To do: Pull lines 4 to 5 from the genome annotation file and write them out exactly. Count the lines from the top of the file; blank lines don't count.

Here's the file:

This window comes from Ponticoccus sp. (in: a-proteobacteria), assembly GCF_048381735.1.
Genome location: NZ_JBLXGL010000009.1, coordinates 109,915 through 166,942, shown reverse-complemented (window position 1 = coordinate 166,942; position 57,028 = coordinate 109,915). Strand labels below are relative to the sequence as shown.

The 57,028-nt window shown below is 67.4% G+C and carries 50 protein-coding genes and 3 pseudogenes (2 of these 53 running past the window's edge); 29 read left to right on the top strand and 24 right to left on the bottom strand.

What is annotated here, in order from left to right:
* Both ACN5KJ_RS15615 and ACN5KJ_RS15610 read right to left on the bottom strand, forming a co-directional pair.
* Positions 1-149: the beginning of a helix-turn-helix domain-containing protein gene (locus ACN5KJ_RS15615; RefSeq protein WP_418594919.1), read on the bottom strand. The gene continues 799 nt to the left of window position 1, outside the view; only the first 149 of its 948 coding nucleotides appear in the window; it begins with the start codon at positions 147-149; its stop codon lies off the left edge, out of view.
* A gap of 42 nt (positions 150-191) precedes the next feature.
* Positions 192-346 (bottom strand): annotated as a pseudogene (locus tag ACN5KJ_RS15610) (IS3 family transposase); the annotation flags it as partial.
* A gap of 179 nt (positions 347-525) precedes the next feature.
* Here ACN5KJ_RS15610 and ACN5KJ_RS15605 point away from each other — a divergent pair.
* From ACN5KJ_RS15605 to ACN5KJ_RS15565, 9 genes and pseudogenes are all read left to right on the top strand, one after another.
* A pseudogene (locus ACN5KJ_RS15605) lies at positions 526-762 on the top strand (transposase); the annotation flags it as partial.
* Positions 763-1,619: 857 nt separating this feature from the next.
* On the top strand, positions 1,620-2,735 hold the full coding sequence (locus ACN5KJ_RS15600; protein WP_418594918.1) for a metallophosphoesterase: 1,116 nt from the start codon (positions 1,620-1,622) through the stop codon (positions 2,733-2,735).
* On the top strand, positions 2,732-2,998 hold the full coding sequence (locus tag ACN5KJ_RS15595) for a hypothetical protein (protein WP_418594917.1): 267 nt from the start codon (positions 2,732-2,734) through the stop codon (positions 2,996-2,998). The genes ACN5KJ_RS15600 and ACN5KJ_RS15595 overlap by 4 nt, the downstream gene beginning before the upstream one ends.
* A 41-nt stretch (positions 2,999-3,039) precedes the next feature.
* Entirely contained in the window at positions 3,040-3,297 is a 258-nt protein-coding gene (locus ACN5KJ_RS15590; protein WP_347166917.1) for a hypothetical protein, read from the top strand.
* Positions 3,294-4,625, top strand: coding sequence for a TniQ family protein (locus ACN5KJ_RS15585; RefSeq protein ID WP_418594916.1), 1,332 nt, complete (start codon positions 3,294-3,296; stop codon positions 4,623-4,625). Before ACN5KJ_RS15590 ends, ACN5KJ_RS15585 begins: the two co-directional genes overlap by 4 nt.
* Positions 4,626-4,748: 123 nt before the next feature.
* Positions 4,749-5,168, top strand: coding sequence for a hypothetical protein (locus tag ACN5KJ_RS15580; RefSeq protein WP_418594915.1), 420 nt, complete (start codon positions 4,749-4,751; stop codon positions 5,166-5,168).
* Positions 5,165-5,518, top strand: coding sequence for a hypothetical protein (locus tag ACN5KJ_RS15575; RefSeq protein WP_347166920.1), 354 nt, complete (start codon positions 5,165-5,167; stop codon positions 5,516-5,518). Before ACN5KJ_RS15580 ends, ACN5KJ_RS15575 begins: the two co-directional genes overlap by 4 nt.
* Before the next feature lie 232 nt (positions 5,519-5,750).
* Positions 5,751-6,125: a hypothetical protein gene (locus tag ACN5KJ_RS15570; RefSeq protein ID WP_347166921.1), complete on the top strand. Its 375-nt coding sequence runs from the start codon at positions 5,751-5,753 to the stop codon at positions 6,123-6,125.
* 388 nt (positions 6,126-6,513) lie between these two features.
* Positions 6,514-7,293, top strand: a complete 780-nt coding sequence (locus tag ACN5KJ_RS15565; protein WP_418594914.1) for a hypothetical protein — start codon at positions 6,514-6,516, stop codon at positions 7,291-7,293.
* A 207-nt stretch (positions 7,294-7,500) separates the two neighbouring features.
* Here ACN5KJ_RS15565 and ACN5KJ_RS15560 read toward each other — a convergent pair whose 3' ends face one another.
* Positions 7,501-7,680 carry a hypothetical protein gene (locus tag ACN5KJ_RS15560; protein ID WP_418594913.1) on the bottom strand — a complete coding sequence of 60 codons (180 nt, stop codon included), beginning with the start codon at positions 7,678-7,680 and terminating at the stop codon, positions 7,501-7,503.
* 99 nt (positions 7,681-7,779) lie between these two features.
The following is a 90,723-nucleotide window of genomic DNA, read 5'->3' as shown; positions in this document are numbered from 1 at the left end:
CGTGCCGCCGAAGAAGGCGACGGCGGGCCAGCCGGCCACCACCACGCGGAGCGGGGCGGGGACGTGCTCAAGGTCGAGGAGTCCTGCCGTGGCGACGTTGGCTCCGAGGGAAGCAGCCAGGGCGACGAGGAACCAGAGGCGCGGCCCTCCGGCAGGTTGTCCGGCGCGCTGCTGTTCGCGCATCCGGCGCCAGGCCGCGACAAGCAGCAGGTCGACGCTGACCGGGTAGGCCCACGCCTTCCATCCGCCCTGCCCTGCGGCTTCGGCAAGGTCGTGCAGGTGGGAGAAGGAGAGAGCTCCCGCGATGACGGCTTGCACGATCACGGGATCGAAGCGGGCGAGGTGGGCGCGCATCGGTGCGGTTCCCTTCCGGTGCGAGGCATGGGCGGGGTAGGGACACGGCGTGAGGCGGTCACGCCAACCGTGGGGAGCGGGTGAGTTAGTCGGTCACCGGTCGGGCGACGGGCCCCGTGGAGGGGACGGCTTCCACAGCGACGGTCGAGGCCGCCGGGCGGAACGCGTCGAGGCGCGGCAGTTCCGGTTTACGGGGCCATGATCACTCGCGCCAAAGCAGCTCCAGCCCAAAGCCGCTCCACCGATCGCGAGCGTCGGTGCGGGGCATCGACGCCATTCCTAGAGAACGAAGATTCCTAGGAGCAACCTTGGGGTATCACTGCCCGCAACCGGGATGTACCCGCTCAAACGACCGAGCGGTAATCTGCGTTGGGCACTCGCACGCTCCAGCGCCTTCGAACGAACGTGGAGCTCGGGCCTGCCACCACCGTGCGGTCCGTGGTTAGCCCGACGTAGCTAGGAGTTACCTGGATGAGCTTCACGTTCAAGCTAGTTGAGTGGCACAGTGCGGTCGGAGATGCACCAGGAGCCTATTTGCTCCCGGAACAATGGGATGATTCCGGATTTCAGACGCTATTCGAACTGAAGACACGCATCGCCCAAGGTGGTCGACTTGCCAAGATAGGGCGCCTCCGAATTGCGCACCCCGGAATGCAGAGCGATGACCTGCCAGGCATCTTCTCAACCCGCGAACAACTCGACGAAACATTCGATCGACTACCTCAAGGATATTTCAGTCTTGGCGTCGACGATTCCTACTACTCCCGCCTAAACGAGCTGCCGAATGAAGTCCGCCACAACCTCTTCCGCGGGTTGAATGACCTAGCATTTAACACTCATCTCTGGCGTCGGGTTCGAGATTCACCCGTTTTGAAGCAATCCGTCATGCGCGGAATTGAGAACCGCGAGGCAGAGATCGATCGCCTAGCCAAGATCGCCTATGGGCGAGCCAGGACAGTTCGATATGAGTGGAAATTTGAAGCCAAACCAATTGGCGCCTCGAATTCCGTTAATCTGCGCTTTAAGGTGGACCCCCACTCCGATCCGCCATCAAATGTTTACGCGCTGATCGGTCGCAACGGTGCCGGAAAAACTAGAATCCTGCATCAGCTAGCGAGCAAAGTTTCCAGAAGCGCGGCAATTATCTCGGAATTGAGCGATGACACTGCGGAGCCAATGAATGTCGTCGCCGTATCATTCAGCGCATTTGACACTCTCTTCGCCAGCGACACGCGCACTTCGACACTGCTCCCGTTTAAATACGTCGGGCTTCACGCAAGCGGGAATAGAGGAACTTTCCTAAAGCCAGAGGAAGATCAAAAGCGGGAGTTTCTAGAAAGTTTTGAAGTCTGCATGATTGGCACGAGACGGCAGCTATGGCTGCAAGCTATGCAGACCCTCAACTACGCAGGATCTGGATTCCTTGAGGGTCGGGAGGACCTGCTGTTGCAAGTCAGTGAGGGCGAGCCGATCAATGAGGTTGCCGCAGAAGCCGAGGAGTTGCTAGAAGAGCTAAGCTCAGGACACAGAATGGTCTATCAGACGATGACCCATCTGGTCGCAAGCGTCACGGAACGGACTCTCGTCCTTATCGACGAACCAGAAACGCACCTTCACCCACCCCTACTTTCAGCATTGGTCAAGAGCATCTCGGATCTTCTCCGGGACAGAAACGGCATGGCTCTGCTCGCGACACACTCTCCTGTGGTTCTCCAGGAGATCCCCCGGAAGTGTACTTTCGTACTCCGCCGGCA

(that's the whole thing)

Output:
What is annotated here, in order from left to right:
* Both ACN5KJ_RS15615 and ACN5KJ_RS15610 read right to left on the bottom strand, forming a co-directional pair.